According to a June article in the New York Times, Colony NorthStar had raised more than $7 billion in investments since Trump was nominated for president, 24 percent of which came from either Saudi Arabia or the United Arab Emirates.

More recently, Barrack came under fire for defending the Saudis from criticism over the killing of U.S.-based journalist Jamal Khashoggi.

“So whatever happened in Saudi Arabia,” Barrack said at a conference in Abu Dhabi, “the atrocities in America are equal or worse to the atrocities in Saudi Arabia.”

He later apologized for the remark, calling Khashoggi’s slaying “atrocious” and “inexcusable.” 

"I apologize for not making this clear in my comments earlier this week," he said in a statement. "I feel strongly that the bad acts of a few should not be interpreted as the failure of an entire sovereign kingdom."

U.S. intelligence has reportedly concluded Saudi Crown Prince Mohammed bin Salman ordered Khashoggi’s death, while the Saudis have blamed it on rogue government operatives.

Democrats are interested in his business interests

Barrack’s Saudi ties and business interests are what have House Democrats’ focus at the moment.

The House Oversight committee obtained a memo sent to then-national security adviser Michael Flynn from IP3 International, a private company pushing the plan to sell the Saudis nuclear reactors, that was intended for Trump to approve.

The memo, among other things, named Barrack as special representative to oversee implementation of the nuclear plan, which was dubbed the Middle East Marshall Plan. The night IP3 sent the memo, in January 2017, National Security Council (NSC) staff reportedly raised concerns about the plan improperly benefiting Barrack.

In mid-March 2017, then-deputy national security adviser K.T. McFarland also reportedly said Trump told Barrack that he could lead the implementation of the plan, the interim report released this week by House Democrats said.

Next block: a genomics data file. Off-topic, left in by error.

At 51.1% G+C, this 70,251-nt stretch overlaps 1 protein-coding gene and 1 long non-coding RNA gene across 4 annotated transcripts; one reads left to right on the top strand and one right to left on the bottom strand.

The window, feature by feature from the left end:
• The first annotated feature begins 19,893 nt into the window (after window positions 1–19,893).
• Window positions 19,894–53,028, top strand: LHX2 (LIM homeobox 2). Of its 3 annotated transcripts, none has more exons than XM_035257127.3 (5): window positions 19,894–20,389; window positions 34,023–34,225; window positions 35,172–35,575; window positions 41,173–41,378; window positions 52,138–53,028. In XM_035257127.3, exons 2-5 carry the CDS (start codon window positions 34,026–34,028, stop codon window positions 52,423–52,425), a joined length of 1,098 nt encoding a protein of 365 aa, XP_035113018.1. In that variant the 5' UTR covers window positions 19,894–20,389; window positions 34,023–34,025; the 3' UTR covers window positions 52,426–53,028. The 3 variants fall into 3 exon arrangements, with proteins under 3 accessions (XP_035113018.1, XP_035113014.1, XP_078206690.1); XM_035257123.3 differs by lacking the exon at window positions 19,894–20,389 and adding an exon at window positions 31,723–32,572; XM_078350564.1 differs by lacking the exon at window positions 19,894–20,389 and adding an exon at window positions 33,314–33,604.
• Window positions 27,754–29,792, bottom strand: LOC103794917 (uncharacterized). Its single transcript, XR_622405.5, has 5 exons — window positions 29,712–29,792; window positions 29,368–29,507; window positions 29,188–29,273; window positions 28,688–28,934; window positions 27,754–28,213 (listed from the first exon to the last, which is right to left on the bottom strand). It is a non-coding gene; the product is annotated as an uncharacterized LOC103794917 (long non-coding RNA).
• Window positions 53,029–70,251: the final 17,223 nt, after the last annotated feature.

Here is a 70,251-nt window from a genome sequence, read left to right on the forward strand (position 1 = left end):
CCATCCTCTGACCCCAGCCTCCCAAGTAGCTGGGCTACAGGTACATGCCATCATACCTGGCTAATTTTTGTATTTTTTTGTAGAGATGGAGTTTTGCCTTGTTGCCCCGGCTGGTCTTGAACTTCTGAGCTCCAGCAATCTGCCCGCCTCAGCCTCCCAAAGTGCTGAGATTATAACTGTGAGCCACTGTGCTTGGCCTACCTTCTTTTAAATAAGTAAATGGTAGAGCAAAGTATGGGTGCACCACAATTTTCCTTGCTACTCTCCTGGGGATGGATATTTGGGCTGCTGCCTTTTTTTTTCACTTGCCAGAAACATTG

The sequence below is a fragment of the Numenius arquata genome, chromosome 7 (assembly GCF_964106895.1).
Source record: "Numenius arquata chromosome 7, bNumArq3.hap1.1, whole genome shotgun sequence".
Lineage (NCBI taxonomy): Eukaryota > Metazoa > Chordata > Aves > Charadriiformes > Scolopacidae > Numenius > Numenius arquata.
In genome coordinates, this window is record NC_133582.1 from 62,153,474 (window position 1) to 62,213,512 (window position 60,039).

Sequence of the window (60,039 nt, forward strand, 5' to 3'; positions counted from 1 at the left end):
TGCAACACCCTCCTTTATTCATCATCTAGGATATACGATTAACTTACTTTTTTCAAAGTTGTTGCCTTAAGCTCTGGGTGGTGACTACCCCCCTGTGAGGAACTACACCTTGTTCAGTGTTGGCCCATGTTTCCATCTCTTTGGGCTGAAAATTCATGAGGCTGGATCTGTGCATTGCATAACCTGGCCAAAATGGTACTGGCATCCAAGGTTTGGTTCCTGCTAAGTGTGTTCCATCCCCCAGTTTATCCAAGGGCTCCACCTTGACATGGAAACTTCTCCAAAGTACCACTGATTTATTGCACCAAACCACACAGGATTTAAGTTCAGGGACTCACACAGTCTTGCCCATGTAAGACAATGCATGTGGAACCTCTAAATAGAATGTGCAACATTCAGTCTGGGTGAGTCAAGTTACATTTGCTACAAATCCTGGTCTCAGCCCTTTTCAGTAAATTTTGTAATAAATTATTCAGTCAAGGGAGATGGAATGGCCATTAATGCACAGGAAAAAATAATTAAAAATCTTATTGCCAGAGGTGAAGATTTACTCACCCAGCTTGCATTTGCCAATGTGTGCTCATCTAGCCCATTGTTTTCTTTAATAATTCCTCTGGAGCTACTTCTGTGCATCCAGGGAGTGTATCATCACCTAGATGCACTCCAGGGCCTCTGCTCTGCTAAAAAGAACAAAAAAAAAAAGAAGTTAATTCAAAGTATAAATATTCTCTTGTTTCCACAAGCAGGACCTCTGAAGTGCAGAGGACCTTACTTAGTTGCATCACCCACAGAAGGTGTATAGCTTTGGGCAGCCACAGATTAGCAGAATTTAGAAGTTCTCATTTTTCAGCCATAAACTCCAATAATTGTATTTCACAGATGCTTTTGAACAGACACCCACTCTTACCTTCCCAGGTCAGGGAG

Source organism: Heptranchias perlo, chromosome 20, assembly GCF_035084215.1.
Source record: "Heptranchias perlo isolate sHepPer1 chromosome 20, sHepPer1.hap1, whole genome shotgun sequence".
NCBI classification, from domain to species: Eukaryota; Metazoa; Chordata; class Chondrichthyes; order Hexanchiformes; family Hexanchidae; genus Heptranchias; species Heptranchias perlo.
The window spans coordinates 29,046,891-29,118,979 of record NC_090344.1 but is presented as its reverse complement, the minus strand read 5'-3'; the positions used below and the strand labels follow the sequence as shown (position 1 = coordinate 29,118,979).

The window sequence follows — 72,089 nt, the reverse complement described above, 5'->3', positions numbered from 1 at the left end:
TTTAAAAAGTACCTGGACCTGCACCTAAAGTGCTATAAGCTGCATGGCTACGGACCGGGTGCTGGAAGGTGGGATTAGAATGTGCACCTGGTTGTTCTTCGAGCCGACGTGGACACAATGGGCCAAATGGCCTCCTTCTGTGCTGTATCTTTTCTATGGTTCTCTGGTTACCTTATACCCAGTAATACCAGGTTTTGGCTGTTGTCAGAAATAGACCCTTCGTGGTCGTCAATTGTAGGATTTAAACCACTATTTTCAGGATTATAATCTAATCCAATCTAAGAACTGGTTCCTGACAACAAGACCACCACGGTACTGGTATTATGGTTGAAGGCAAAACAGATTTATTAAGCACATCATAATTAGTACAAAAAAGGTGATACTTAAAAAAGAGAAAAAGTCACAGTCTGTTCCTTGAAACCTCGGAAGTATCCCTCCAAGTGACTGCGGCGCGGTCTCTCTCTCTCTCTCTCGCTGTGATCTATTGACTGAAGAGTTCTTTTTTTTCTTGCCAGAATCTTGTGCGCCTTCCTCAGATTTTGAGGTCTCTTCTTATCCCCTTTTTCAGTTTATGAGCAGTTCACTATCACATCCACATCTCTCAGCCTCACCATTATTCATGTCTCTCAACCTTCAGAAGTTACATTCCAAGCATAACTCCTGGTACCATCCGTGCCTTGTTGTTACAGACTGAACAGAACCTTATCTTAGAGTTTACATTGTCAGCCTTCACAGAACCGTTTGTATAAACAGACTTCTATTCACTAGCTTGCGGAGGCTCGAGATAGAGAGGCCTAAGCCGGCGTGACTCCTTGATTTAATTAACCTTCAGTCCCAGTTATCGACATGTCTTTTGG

A board director at IP3 then sent NSC staff several documents in late March 2017 on the Middle East Marshall Plan, including one labeled “White Paper by Tom Barrack,” according to the report.

The committee also highlighted a November 2017 ProPublica report that said Barrack thought about buying a piece of Westinghouse Electric, the then-bankrupt nuclear reactor manufacturer that stands to be among the most benefited should the United States sell nuclear technology to the Saudis.

The committee also cited a recent ProPublica report that Colony NorthStar developed a plan in February 2017 to profit off its connections to the administration and foreign dignitaries.

Colony NorthStar has told ProPublica the memo in its February report "was simply an outline of a proposed potential business plan which was never acted upon or implemented."

A spokesman for Barrack said after the interim Democratic report was released this week that the longtime Trump associate was involved in the region to pursue "better aligned Middle East and U.S. objectives."

“Mr. Barrack’s engagement in investment and business development throughout the Middle East for the purpose of better aligned Middle East and U.S. objectives are well known, as are his more than four decades of respected relationships throughout the region,” he said in a statement.